Monday, June 19, 2006

Father's Day and Crabby Pattys





Late Light, 2006, Oil on Panel, 20x16











Good grief, I am glad the weekend is over. We were nonstop Friday to Sunday. I can actually get some rest today by working in my studio. My daughter got second place in the 400m race and qualified for the next track meet which is in a few weeks. The chicken coop is about halfway built, I got a lot of planting done in the gardens, and although one soccer game was cancelled due to rain, it cleared up just in time for the second one. And on Sunday I had the pleasure of doing some things in the kitchen in preparation for a dinner party at our neighbor's house. I made a lemon blueberry cake, homemade chocolate chip cookie ice cream sandwiches, onion dip, and a pesto potato salad with pine nuts. Have I mentioned that I like to cook? Everything turned out nicely, the lemon blueberry cake was a risk, as I had not made it before. Everyone at the dinner was very complimentary, so my ego is good now, PLUS I received a marriage proposal based on my skills in the kitchen. heh.

I am afraid our Father's Day was not particularly pleasant, nor was it filled with light and sweetness as our Mother's Day was. Two of the kids had had sleep overs, so they were super crabby and our family lunch had interrupted a very important movie on the tv. So, alas, there was a lot of arguing, crying and sullen attitudes at the table. Doug and I were just laughing it was so classic. He did receive this beautiful handmade gift from our youngest daughter so the day was complete. Well, between that gift and the enforced afternoon naps, that is.













Father's Day is a day that has always been a very uncomfortable day for me. My own father has not felt the need to see or talk to me for 35 years or so and while I actually didn't mind that so much (I knew that he was a jerk and I was probably better off not having him around) handling the societal expectations involving Father's Day were awkward. When I see how devoted Doug is to our children, I can't help but wonder how so many men can just leave their families, because really, it happens far too often in our society. Anyway, as an adult now, I enjoy (as much as I can enjoy a crass, overly commercialized "holiday") Father's Day like I enjoy Mother's Day, through our kids and their enjoyment of it. Even if they are crabby pattys* all day.



*That's a Sponge Bob reference, by the way.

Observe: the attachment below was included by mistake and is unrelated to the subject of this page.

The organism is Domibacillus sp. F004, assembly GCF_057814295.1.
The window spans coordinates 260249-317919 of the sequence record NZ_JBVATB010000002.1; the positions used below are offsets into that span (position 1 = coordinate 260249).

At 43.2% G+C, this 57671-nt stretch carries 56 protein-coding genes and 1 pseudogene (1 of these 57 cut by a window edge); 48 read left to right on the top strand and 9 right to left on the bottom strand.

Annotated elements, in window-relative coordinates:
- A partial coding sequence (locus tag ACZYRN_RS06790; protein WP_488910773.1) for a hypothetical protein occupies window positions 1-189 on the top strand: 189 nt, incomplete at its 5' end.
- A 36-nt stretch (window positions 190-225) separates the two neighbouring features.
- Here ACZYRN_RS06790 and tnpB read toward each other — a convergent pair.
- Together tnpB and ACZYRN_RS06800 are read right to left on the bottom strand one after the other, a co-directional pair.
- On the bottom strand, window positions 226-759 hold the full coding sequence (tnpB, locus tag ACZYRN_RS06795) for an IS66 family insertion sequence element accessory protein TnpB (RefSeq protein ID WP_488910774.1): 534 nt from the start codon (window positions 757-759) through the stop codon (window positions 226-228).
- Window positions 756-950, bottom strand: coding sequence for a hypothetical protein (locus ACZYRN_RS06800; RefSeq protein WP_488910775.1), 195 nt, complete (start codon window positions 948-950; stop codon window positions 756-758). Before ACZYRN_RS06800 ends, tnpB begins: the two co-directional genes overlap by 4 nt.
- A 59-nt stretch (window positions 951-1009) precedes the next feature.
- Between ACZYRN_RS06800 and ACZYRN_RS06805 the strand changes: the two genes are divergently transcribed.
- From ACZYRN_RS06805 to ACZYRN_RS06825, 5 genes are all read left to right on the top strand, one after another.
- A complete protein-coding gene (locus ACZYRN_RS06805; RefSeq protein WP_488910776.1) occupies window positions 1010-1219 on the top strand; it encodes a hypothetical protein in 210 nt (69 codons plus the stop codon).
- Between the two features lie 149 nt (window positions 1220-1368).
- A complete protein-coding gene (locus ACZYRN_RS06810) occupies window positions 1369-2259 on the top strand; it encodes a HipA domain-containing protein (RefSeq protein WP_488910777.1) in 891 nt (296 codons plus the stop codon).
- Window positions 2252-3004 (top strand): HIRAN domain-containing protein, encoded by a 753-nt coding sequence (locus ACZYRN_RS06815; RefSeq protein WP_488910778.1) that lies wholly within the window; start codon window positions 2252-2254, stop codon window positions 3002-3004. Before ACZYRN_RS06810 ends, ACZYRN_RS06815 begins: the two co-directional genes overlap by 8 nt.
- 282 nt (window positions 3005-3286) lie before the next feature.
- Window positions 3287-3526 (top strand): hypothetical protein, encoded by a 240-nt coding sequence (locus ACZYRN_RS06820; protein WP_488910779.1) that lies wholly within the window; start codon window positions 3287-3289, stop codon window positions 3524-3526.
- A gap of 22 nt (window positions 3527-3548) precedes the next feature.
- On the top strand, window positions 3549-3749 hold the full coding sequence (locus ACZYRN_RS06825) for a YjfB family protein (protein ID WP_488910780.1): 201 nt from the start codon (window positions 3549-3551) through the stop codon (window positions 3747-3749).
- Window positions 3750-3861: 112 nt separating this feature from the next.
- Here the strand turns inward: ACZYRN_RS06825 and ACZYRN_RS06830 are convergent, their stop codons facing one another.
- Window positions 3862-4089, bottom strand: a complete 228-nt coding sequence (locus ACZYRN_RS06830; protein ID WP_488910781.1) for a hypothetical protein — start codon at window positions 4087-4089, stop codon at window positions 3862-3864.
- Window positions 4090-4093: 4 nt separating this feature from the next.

6 comments:

Ed Maskevich said...

My own father was quiet and distant. Given that he helped to support his family during the depression and the things that he saw as a soldier in WWII (he helped to free a concentration camp) this is not surprising. But from his actions and his life I learned the true meaning of fidelity, to spouse and family. Like you, I do not understand men who can just walk away from their families or to not contribute in any way, shape, or form.

The Epiphany Artist said...

Mothers days and Fathers days... you never know what you are going to get with young children -- or even teens for that matter! nap sounds really good!

Tracy said...

Hi Ed, It's nice that you can understand your father, his actions, and what you learned from his example.

Hi Terri, I still fondly remember the long sparkly, plastic homemade glittery earrings that I received a few years back....

william wray said...

Nice light--I like.

william wray said...

My father was there with $upport, but always ignored the family. We just bored him and he was very, very, angry. So I can relate. I made the effort to undersand and forgive him as best as I could becasue I was suffering and he didn't care. I choose not to suffer, at least as best as I can.

Tracy said...

Thanks, William, for the compliment. Good for you, deciding to forgive your father. While I still have a hard time with parents leaving their children, I have come to an understanding, after having my own children, of the incredible pressure of parenthood and clearly some parents just handle that pressure badly.